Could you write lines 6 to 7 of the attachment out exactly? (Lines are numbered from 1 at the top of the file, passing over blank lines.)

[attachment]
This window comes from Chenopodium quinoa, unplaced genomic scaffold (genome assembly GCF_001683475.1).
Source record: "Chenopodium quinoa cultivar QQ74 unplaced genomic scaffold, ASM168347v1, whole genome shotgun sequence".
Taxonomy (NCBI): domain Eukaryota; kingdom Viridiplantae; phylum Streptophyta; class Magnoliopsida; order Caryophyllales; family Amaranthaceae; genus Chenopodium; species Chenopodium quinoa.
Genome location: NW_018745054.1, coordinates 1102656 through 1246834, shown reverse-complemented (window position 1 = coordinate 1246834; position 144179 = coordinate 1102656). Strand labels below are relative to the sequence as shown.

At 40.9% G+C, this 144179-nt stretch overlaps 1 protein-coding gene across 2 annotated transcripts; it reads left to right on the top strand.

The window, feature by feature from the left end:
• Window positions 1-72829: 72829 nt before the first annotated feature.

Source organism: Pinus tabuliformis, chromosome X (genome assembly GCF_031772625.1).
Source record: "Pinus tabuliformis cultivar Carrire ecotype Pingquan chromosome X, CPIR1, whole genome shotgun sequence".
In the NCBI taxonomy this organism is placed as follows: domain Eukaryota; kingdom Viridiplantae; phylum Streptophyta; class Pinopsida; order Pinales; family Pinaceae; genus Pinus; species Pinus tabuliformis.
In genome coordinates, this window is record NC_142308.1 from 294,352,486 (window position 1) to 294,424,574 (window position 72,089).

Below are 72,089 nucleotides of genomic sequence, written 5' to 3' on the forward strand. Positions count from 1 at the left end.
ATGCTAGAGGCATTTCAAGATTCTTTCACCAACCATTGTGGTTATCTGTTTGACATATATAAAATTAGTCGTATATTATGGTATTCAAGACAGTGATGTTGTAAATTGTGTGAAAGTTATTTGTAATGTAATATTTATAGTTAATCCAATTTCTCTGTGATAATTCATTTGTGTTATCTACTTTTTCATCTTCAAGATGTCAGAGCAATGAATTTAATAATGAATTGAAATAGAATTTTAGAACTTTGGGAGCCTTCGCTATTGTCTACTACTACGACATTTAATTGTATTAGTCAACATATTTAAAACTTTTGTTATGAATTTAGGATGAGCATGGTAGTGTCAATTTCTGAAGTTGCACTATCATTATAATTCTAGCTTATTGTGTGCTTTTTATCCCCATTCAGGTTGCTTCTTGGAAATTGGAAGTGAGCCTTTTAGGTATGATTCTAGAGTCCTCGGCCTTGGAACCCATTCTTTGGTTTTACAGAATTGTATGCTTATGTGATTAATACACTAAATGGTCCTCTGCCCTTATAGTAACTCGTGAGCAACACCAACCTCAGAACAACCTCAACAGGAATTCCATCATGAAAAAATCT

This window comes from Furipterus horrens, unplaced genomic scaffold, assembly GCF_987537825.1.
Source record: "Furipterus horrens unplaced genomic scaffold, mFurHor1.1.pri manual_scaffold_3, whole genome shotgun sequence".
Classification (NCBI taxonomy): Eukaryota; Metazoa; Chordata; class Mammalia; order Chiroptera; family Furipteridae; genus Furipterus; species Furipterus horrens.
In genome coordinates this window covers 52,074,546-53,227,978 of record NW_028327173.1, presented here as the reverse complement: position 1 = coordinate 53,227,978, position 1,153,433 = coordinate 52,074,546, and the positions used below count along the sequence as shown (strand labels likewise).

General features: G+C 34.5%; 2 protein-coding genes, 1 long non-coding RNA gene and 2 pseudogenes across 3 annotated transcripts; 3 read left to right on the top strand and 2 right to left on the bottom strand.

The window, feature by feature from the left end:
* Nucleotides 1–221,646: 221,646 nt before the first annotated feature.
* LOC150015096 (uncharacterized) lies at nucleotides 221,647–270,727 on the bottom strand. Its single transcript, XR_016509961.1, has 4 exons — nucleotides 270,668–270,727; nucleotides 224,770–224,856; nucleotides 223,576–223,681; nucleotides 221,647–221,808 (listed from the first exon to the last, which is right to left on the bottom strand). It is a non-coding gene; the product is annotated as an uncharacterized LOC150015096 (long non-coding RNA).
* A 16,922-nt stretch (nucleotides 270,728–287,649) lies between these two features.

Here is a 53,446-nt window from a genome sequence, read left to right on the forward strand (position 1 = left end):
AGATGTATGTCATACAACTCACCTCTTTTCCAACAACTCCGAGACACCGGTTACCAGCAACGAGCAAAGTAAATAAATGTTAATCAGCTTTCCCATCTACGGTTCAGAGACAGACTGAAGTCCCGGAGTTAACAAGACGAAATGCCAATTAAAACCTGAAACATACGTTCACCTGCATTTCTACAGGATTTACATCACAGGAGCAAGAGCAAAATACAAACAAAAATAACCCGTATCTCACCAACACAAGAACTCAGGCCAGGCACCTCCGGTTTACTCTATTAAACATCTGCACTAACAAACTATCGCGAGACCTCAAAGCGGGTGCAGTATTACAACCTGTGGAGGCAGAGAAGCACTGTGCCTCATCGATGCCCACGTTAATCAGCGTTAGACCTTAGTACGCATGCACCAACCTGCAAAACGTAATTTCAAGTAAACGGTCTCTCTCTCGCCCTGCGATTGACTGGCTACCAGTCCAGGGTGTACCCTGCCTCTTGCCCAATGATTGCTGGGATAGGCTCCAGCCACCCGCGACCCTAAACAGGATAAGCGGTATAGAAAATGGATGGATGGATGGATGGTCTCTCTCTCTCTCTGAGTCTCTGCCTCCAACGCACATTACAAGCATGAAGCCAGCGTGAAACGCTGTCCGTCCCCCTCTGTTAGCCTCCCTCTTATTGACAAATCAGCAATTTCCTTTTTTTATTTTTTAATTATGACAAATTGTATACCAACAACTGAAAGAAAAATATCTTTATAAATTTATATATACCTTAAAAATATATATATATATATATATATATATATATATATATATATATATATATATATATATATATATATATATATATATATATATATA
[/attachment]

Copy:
The window, feature by feature from the left end:
• Window positions 1-72829: 72829 nt before the first annotated feature.